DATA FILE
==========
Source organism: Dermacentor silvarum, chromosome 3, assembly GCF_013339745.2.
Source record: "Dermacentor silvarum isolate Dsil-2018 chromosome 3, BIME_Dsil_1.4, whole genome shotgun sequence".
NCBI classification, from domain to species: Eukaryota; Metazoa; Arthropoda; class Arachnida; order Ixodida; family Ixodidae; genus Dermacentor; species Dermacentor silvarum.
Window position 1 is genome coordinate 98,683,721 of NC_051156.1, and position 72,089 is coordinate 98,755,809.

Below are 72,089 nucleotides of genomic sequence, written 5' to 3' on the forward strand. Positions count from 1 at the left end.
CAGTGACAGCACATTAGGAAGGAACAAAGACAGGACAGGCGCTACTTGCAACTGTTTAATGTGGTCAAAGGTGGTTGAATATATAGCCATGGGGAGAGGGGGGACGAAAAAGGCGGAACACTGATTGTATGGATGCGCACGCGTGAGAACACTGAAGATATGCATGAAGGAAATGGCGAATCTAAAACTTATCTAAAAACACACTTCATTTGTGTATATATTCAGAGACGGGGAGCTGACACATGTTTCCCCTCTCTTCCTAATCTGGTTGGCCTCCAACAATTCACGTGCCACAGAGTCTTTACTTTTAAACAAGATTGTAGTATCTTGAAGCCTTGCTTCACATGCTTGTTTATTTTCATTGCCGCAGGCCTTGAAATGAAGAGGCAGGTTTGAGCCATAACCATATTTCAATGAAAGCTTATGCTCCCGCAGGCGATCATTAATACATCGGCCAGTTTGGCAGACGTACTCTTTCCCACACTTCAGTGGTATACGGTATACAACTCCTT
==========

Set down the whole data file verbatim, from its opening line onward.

Source organism: Dermacentor silvarum, chromosome 3, assembly GCF_013339745.2.
Source record: "Dermacentor silvarum isolate Dsil-2018 chromosome 3, BIME_Dsil_1.4, whole genome shotgun sequence".
NCBI classification, from domain to species: Eukaryota; Metazoa; Arthropoda; class Arachnida; order Ixodida; family Ixodidae; genus Dermacentor; species Dermacentor silvarum.
Window position 1 is genome coordinate 98,683,721 of NC_051156.1, and position 72,089 is coordinate 98,755,809.

Below are 72,089 nucleotides of genomic sequence, written 5' to 3' on the forward strand. Positions count from 1 at the left end.
CAGTGACAGCACATTAGGAAGGAACAAAGACAGGACAGGCGCTACTTGCAACTGTTTAATGTGGTCAAAGGTGGTTGAATATATAGCCATGGGGAGAGGGGGGACGAAAAAGGCGGAACACTGATTGTATGGATGCGCACGCGTGAGAACACTGAAGATATGCATGAAGGAAATGGCGAATCTAAAACTTATCTAAAAACACACTTCATTTGTGTATATATTCAGAGACGGGGAGCTGACACATGTTTCCCCTCTCTTCCTAATCTGGTTGGCCTCCAACAATTCACGTGCCACAGAGTCTTTACTTTTAAACAAGATTGTAGTATCTTGAAGCCTTGCTTCACATGCTTGTTTATTTTCATTGCCGCAGGCCTTGAAATGAAGAGGCAGGTTTGAGCCATAACCATATTTCAATGAAAGCTTATGCTCCCGCAGGCGATCATTAATACATCGGCCAGTTTGGCAGACGTACTCTTTCCCACACTTCAGTGGTATACGGTATACAACTCCTT